By the KLP Editors
Two hundred years ago today was an auspicious day for young John Keats. As we’ve seen while chronicling the beginnings of his epistolary career over the last few months, Keats was quickly gaining confidence in his poetic abilities. What a treat it must have been to appear as one subject of Leigh Hunt’s essay, “Young Poets,” published on this day in The Examiner. The other two poets Hunt praises didn’t fare so badly either: Percy Bysshe Shelley is remembered by a few people now and then, and John Hamilton Reynolds turned out to be rather prescient when he told his friend Keats, “Do you get Fame,–and I shall have it in being your affectionate and steady friend.” He certainly was affectionate and steady as Keats’s friend, as we’ll see come spring 2017 and well into 2018, when we’ll commemorate many letters written to Reynolds, some of which are among Keats’s most lively and loving. Your humble editors personally cannot wait for the airy pigs and archangelical acorns of Feb 2018.
But, as happens so often here at the KLP, we do get ahead of ourselves. Today we’re celebrating Hunt’s celebration of Keats. And we’re doing so even though Hunt just had to get in a little critique of his mentee, noting as he does of the Chapman’s Homer sonnet that it contains “one incorrect rhyme” and “a little vagueness in calling the regions of poetry ‘the realms of gold.'” Come on, Hunt! How about just saying some nice things? I suppose this is why disputes in the periodicals led to duels. Good thing we’ve figured out how to make public discourse kinder via the internet! Hunt does offer particular praise of the last six lines, and he notes, “The word swims is complete.” Agreed.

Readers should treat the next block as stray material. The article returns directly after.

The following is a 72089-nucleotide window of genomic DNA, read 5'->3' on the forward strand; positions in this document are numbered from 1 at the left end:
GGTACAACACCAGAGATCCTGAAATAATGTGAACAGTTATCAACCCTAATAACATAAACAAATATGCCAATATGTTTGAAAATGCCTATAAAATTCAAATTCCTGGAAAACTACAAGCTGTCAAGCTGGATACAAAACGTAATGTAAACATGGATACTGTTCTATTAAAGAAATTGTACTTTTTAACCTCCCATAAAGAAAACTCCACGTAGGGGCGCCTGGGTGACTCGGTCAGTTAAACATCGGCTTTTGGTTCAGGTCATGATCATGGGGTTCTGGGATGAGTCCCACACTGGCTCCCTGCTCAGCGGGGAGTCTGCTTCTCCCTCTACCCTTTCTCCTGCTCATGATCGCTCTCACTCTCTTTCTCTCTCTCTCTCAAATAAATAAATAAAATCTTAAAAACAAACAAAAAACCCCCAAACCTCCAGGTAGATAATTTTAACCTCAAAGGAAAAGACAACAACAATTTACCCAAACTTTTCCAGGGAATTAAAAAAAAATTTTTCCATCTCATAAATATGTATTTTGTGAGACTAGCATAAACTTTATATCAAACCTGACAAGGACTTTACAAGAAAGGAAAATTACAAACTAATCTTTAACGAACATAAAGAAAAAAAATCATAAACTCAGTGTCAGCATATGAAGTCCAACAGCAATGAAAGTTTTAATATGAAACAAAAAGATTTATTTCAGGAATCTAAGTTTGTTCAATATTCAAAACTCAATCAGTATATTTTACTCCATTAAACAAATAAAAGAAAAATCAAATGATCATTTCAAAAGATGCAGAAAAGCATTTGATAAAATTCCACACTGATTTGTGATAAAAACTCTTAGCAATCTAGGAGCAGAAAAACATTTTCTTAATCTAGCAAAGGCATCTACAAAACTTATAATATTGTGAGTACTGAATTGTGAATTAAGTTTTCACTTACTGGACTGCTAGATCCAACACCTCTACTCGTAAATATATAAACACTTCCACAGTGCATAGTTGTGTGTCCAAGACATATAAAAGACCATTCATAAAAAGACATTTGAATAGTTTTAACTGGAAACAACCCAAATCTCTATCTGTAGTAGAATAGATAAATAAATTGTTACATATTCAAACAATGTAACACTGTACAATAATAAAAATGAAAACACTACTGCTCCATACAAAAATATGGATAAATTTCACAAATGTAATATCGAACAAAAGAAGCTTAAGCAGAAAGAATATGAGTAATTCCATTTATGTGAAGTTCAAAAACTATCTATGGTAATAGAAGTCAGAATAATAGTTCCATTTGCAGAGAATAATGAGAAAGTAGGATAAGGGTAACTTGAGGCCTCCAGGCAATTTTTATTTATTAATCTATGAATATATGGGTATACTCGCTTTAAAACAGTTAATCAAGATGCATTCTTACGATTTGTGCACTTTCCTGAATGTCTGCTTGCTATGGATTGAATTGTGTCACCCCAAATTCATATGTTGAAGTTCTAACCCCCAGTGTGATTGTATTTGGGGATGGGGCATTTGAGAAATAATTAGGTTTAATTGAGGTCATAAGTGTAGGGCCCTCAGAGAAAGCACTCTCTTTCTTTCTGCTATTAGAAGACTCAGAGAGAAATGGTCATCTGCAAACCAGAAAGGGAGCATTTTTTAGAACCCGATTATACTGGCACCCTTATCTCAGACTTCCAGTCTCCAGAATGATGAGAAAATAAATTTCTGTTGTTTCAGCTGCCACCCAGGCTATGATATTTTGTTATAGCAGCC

So enjoy Hunt’s tribute to the young members of this “new school of poetry,” a school which Hunt himself had a hand ☞ in constructing.* In addition to the “Young Poets” essay marking the first publication of Keats’s Champan’s Homer sonnet, it also went a long way toward solidifying Keats’s association with Hunt, an association that would affect Keats’s reception for a long time to come. One imagines John Gibson Lockhart reading the “Young Poets” essay and scheming about how he could turn this “new school” against itself. It’s worth remembering that the “Cockney School” attacks launched in fall 1817 were not only ideologically reactionary, but also simply reactions to the sense that there really was a dangerous school forming around Hunt and his pals. The KLP will sit in that classroom any day. Today is a special one, though, since Keats’s presence in The Examiner on 1 December 1816 was a crucial part of his ongoing education, and Hunt will continue as a significant figure as we follow Keats’s epistolary work these next few years.
*Bonus points to those readers who know that the pointing index figure symbol (called sometimes just an “index,” alternatively a “manicule”) was Hunt’s mark for essays in The Examiner which he himself authored. You can see one at the end of the “Young Poets” essay above. The trouble-makers over at Blackwood’s make a joke about Hunt’s “hebdomadal hand” in Cockney School No. III.